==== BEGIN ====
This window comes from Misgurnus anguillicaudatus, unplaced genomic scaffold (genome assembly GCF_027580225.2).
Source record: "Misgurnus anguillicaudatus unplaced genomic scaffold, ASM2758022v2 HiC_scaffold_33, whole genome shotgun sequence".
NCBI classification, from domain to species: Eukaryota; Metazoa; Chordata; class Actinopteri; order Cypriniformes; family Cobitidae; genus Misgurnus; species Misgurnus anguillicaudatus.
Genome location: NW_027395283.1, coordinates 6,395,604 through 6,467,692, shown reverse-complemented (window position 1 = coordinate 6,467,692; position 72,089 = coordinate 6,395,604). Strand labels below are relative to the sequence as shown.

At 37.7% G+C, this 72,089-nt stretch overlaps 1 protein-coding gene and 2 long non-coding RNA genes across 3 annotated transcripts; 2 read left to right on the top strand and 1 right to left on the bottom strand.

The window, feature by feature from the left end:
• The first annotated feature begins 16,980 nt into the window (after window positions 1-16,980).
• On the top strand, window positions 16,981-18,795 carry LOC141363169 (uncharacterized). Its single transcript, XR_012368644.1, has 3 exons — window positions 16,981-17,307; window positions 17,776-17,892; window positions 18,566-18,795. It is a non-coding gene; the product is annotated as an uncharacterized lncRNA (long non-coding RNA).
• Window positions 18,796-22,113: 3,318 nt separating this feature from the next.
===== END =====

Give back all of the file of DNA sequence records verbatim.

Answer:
This window comes from Misgurnus anguillicaudatus, unplaced genomic scaffold (genome assembly GCF_027580225.2).
Source record: "Misgurnus anguillicaudatus unplaced genomic scaffold, ASM2758022v2 HiC_scaffold_33, whole genome shotgun sequence".
NCBI classification, from domain to species: Eukaryota; Metazoa; Chordata; class Actinopteri; order Cypriniformes; family Cobitidae; genus Misgurnus; species Misgurnus anguillicaudatus.
Genome location: NW_027395283.1, coordinates 6,395,604 through 6,467,692, shown reverse-complemented (window position 1 = coordinate 6,467,692; position 72,089 = coordinate 6,395,604). Strand labels below are relative to the sequence as shown.

At 37.7% G+C, this 72,089-nt stretch overlaps 1 protein-coding gene and 2 long non-coding RNA genes across 3 annotated transcripts; 2 read left to right on the top strand and 1 right to left on the bottom strand.

The window, feature by feature from the left end:
• The first annotated feature begins 16,980 nt into the window (after window positions 1-16,980).
• On the top strand, window positions 16,981-18,795 carry LOC141363169 (uncharacterized). Its single transcript, XR_012368644.1, has 3 exons — window positions 16,981-17,307; window positions 17,776-17,892; window positions 18,566-18,795. It is a non-coding gene; the product is annotated as an uncharacterized lncRNA (long non-coding RNA).
• Window positions 18,796-22,113: 3,318 nt separating this feature from the next.